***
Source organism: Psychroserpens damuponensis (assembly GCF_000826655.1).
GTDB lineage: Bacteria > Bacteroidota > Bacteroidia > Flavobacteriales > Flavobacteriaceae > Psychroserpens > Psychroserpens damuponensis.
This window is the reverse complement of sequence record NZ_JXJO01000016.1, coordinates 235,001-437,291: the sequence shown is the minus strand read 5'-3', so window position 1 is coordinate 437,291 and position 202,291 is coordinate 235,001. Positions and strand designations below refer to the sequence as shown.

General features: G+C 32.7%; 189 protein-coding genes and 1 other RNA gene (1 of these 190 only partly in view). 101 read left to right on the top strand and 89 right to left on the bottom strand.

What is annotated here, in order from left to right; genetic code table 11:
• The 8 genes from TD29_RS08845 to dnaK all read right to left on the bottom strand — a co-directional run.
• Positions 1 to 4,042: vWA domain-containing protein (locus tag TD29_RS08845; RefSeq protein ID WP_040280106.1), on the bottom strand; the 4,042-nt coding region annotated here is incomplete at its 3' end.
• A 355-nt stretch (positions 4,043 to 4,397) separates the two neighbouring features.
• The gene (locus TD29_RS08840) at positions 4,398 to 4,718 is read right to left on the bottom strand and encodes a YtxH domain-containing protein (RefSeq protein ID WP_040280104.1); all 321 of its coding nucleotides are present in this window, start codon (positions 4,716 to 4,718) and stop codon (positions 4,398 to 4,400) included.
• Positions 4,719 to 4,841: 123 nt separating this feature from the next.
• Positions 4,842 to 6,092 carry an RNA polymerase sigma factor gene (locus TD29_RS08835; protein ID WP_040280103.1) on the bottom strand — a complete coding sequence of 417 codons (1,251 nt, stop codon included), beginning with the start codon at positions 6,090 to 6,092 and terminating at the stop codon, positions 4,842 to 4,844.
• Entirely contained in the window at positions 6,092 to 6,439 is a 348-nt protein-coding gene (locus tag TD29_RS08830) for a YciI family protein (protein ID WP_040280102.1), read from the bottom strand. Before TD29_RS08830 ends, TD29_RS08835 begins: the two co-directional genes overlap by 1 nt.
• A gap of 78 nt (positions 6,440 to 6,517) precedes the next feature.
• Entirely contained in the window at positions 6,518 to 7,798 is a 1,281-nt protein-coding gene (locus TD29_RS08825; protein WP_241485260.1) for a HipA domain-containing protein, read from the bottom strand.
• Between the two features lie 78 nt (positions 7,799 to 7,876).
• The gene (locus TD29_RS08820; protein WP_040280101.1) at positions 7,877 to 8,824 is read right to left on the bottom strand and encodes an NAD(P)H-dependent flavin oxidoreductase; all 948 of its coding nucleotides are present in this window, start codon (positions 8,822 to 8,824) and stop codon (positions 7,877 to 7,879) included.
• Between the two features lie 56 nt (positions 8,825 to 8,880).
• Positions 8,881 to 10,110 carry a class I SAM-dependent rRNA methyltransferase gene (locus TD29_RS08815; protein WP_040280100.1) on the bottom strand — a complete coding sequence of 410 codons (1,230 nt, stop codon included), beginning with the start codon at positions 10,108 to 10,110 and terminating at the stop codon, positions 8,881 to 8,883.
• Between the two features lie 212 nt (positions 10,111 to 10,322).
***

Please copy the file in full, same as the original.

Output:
Source organism: Psychroserpens damuponensis (assembly GCF_000826655.1).
GTDB lineage: Bacteria > Bacteroidota > Bacteroidia > Flavobacteriales > Flavobacteriaceae > Psychroserpens > Psychroserpens damuponensis.
This window is the reverse complement of sequence record NZ_JXJO01000016.1, coordinates 235,001-437,291: the sequence shown is the minus strand read 5'-3', so window position 1 is coordinate 437,291 and position 202,291 is coordinate 235,001. Positions and strand designations below refer to the sequence as shown.

General features: G+C 32.7%; 189 protein-coding genes and 1 other RNA gene (1 of these 190 only partly in view). 101 read left to right on the top strand and 89 right to left on the bottom strand.

What is annotated here, in order from left to right; genetic code table 11:
• The 8 genes from TD29_RS08845 to dnaK all read right to left on the bottom strand — a co-directional run.
• Positions 1 to 4,042: vWA domain-containing protein (locus tag TD29_RS08845; RefSeq protein ID WP_040280106.1), on the bottom strand; the 4,042-nt coding region annotated here is incomplete at its 3' end.
• A 355-nt stretch (positions 4,043 to 4,397) separates the two neighbouring features.
• The gene (locus TD29_RS08840) at positions 4,398 to 4,718 is read right to left on the bottom strand and encodes a YtxH domain-containing protein (RefSeq protein ID WP_040280104.1); all 321 of its coding nucleotides are present in this window, start codon (positions 4,716 to 4,718) and stop codon (positions 4,398 to 4,400) included.
• Positions 4,719 to 4,841: 123 nt separating this feature from the next.
• Positions 4,842 to 6,092 carry an RNA polymerase sigma factor gene (locus TD29_RS08835; protein ID WP_040280103.1) on the bottom strand — a complete coding sequence of 417 codons (1,251 nt, stop codon included), beginning with the start codon at positions 6,090 to 6,092 and terminating at the stop codon, positions 4,842 to 4,844.
• Entirely contained in the window at positions 6,092 to 6,439 is a 348-nt protein-coding gene (locus tag TD29_RS08830) for a YciI family protein (protein ID WP_040280102.1), read from the bottom strand. Before TD29_RS08830 ends, TD29_RS08835 begins: the two co-directional genes overlap by 1 nt.
• A gap of 78 nt (positions 6,440 to 6,517) precedes the next feature.
• Entirely contained in the window at positions 6,518 to 7,798 is a 1,281-nt protein-coding gene (locus TD29_RS08825; protein WP_241485260.1) for a HipA domain-containing protein, read from the bottom strand.
• Between the two features lie 78 nt (positions 7,799 to 7,876).
• The gene (locus TD29_RS08820; protein WP_040280101.1) at positions 7,877 to 8,824 is read right to left on the bottom strand and encodes an NAD(P)H-dependent flavin oxidoreductase; all 948 of its coding nucleotides are present in this window, start codon (positions 8,822 to 8,824) and stop codon (positions 7,877 to 7,879) included.
• Between the two features lie 56 nt (positions 8,825 to 8,880).
• Positions 8,881 to 10,110 carry a class I SAM-dependent rRNA methyltransferase gene (locus TD29_RS08815; protein WP_040280100.1) on the bottom strand — a complete coding sequence of 410 codons (1,230 nt, stop codon included), beginning with the start codon at positions 10,108 to 10,110 and terminating at the stop codon, positions 8,881 to 8,883.
• Between the two features lie 212 nt (positions 10,111 to 10,322).